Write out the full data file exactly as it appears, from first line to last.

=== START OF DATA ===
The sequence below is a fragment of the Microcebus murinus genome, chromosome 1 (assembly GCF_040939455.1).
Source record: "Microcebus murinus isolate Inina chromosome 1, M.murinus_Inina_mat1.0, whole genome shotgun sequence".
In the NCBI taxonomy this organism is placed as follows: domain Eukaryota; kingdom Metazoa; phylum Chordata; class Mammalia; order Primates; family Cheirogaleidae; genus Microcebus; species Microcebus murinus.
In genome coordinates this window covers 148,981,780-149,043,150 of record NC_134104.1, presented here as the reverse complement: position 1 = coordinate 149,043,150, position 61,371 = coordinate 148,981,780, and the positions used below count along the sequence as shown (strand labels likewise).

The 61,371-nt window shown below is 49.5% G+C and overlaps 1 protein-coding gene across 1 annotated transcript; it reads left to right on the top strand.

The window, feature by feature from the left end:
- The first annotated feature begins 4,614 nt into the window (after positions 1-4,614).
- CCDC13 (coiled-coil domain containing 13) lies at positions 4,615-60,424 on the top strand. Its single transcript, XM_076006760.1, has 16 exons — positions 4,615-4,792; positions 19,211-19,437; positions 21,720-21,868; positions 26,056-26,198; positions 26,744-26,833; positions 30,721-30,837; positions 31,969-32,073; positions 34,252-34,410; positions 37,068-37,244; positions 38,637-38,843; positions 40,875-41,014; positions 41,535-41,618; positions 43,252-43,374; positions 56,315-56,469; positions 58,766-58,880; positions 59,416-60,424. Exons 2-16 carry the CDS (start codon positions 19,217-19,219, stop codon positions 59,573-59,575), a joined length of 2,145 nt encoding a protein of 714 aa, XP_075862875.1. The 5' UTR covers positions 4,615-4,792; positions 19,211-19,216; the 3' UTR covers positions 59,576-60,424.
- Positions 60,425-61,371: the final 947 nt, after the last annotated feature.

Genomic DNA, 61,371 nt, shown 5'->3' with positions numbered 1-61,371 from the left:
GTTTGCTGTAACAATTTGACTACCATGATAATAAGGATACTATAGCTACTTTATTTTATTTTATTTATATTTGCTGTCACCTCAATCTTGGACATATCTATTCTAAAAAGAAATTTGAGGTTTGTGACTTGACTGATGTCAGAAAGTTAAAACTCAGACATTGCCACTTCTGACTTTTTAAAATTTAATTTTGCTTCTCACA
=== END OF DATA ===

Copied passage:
The sequence below is a fragment of the Microcebus murinus genome, chromosome 1 (assembly GCF_040939455.1).
Source record: "Microcebus murinus isolate Inina chromosome 1, M.murinus_Inina_mat1.0, whole genome shotgun sequence".
In the NCBI taxonomy this organism is placed as follows: domain Eukaryota; kingdom Metazoa; phylum Chordata; class Mammalia; order Primates; family Cheirogaleidae; genus Microcebus; species Microcebus murinus.
In genome coordinates this window covers 148,981,780-149,043,150 of record NC_134104.1, presented here as the reverse complement: position 1 = coordinate 149,043,150, position 61,371 = coordinate 148,981,780, and the positions used below count along the sequence as shown (strand labels likewise).

The 61,371-nt window shown below is 49.5% G+C and overlaps 1 protein-coding gene across 1 annotated transcript; it reads left to right on the top strand.

The window, feature by feature from the left end:
- The first annotated feature begins 4,614 nt into the window (after positions 1-4,614).
- CCDC13 (coiled-coil domain containing 13) lies at positions 4,615-60,424 on the top strand. Its single transcript, XM_076006760.1, has 16 exons — positions 4,615-4,792; positions 19,211-19,437; positions 21,720-21,868; positions 26,056-26,198; positions 26,744-26,833; positions 30,721-30,837; positions 31,969-32,073; positions 34,252-34,410; positions 37,068-37,244; positions 38,637-38,843; positions 40,875-41,014; positions 41,535-41,618; positions 43,252-43,374; positions 56,315-56,469; positions 58,766-58,880; positions 59,416-60,424. Exons 2-16 carry the CDS (start codon positions 19,217-19,219, stop codon positions 59,573-59,575), a joined length of 2,145 nt encoding a protein of 714 aa, XP_075862875.1. The 5' UTR covers positions 4,615-4,792; positions 19,211-19,216; the 3' UTR covers positions 59,576-60,424.
- Positions 60,425-61,371: the final 947 nt, after the last annotated feature.

Genomic DNA, 61,371 nt, shown 5'->3' with positions numbered 1-61,371 from the left:
GTTTGCTGTAACAATTTGACTACCATGATAATAAGGATACTATAGCTACTTTATTTTATTTTATTTATATTTGCTGTCACCTCAATCTTGGACATATCTATTCTAAAAAGAAATTTGAGGTTTGTGACTTGACTGATGTCAGAAAGTTAAAACTCAGACATTGCCACTTCTGACTTTTTAAAATTTAATTTTGCTTCTCACA